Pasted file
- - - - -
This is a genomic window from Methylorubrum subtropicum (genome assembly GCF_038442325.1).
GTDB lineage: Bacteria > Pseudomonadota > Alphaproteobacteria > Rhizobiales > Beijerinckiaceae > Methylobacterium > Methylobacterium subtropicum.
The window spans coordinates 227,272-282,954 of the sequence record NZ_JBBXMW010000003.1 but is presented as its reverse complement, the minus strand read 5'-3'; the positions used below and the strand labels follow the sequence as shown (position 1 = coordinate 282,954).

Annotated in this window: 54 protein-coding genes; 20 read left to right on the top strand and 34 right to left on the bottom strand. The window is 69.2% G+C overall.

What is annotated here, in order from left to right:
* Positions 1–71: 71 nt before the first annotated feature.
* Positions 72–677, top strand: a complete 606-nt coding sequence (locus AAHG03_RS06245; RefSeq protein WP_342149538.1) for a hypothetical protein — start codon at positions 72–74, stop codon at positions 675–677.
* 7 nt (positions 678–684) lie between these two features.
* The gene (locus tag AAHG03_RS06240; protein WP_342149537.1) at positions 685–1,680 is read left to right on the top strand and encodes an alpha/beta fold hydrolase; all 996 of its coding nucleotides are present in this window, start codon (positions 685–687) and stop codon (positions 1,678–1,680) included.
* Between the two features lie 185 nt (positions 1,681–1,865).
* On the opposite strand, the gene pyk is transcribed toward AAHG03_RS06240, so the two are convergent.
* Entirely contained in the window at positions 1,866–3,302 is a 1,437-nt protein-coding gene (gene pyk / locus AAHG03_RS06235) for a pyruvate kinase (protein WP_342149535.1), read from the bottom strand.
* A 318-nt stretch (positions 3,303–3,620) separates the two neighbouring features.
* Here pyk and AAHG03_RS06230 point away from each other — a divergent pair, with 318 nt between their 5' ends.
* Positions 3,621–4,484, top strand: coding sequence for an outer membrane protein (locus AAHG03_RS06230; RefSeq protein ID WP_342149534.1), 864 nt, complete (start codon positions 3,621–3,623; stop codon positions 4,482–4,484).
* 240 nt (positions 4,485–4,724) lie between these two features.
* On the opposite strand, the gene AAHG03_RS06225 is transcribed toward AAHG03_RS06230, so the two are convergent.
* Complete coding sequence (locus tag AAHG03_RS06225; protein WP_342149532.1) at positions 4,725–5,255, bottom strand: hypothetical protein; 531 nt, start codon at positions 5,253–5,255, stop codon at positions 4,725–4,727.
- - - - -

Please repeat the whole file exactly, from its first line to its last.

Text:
This is a genomic window from Methylorubrum subtropicum (genome assembly GCF_038442325.1).
GTDB lineage: Bacteria > Pseudomonadota > Alphaproteobacteria > Rhizobiales > Beijerinckiaceae > Methylobacterium > Methylobacterium subtropicum.
The window spans coordinates 227,272-282,954 of the sequence record NZ_JBBXMW010000003.1 but is presented as its reverse complement, the minus strand read 5'-3'; the positions used below and the strand labels follow the sequence as shown (position 1 = coordinate 282,954).

Annotated in this window: 54 protein-coding genes; 20 read left to right on the top strand and 34 right to left on the bottom strand. The window is 69.2% G+C overall.

What is annotated here, in order from left to right:
* Positions 1–71: 71 nt before the first annotated feature.
* Positions 72–677, top strand: a complete 606-nt coding sequence (locus AAHG03_RS06245; RefSeq protein WP_342149538.1) for a hypothetical protein — start codon at positions 72–74, stop codon at positions 675–677.
* 7 nt (positions 678–684) lie between these two features.
* The gene (locus tag AAHG03_RS06240; protein WP_342149537.1) at positions 685–1,680 is read left to right on the top strand and encodes an alpha/beta fold hydrolase; all 996 of its coding nucleotides are present in this window, start codon (positions 685–687) and stop codon (positions 1,678–1,680) included.
* Between the two features lie 185 nt (positions 1,681–1,865).
* On the opposite strand, the gene pyk is transcribed toward AAHG03_RS06240, so the two are convergent.
* Entirely contained in the window at positions 1,866–3,302 is a 1,437-nt protein-coding gene (gene pyk / locus AAHG03_RS06235) for a pyruvate kinase (protein WP_342149535.1), read from the bottom strand.
* A 318-nt stretch (positions 3,303–3,620) separates the two neighbouring features.
* Here pyk and AAHG03_RS06230 point away from each other — a divergent pair, with 318 nt between their 5' ends.
* Positions 3,621–4,484, top strand: coding sequence for an outer membrane protein (locus AAHG03_RS06230; RefSeq protein ID WP_342149534.1), 864 nt, complete (start codon positions 3,621–3,623; stop codon positions 4,482–4,484).
* 240 nt (positions 4,485–4,724) lie between these two features.
* On the opposite strand, the gene AAHG03_RS06225 is transcribed toward AAHG03_RS06230, so the two are convergent.
* Complete coding sequence (locus tag AAHG03_RS06225; protein WP_342149532.1) at positions 4,725–5,255, bottom strand: hypothetical protein; 531 nt, start codon at positions 5,253–5,255, stop codon at positions 4,725–4,727.